All aboard for the war: the Suwa Maru sails from Shanghai, 1914

The photograph below was taken at just after 8.30 on the morning of 16 October 1914, and shows just a part of the estimated 7,000 strong crowd that thronged the Bund at Shanghai, and all possible river-side vantage points to wave off 110 British men who were heading out to board the Japanese mail steamer, the SS Suwa Maru. The men were on the first leg of their journey to Britain, and to the various front lines of what we now know as the First World War. This is the story I tell in Getting Stuck in for Shanghai.

waving off the Suwa Maru from the Shanghai Bund, 16 October 1914

Waving off the Suwa Maru from the Shanghai Bund, 16 October 1914

Some 35 of the men were colleagues of the policeman you can see in the foreground. Others worked for various British trading companies and banks, local department stores, the Shanghai Municipal Council’s Public Works Department, and the Chinese Maritime Customs. Some had been born in China; some had only just arrived to take up posts in Shanghai. One was a policeman from British East Africa, and I have not yet worked out what he was doing in China.

This was possibly just about the largest crowd that had yet ever assembled on the Bund, and it was certainly the noisiest. They hurrahed and sang, competing with the horns and whistles of ships in the harbour, until long after the tender carrying the Shanghai British Contingent had sailed out of sight. A couple of months earlier similar scenes were reported at Shanghai’s North Station, when hundreds of German residents assembled to cheer off 40 military reservists returning to the colours, and entraining for Qingdao, the Germany colony in Shandong. At least two of those had been killed in action before the Suwa Maru reached London in December 1914, others were taken prisoner as Japanese forces captured the city, and were to be placed in POW camps in Japan.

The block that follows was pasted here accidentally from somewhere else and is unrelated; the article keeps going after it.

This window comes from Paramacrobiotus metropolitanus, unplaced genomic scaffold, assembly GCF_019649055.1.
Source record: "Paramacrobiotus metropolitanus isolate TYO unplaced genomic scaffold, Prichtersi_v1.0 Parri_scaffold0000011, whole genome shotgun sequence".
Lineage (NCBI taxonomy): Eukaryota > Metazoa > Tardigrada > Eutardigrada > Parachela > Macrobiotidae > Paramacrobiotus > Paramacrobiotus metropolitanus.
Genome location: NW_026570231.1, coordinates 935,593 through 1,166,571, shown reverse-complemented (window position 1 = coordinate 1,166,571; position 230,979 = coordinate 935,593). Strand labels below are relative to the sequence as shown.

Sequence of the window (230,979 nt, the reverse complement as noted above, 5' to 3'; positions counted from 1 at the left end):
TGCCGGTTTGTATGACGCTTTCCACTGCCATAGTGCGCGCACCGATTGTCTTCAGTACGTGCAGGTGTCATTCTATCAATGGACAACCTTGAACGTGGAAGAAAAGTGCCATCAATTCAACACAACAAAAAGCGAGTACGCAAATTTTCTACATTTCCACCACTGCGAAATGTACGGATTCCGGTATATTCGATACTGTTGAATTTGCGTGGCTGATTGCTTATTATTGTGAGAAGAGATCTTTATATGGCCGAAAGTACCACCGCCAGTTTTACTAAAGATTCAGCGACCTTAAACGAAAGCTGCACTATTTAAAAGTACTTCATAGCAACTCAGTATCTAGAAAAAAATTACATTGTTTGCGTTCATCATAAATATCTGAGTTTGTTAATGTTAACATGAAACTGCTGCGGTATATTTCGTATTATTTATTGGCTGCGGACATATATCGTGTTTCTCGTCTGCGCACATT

One of the Britons who sailed was 22-year old Albert Rothery, son of a farmer in Patterdale, in the English Lake District. Rothery, apprenticed from school as a plumber, had come to China in 1907 to work for the Shanghai Waterworks Company, a British firm. Earlier this year I helped the Patterdale and Glenridding War Memorial Project find out a little more about Albert, who was listed on the local ‘Roll of Honour’ as a casualty. In fact, as you can see from their webpage about him, Rothery had survived the war, earning a Military Medal and a Military Cross on way, emerging as a Lieutenant in the Tank Corps in 1918. He had first joined the 10th Battalion of the Yorkshire Regiment, along with about 40 of the Suwa Maru volunteers. Lt. Rothery returned to China and the Waterworks, eventually retiring in 1934, and returning to live near his home, settling 30 miles away in Carlisle.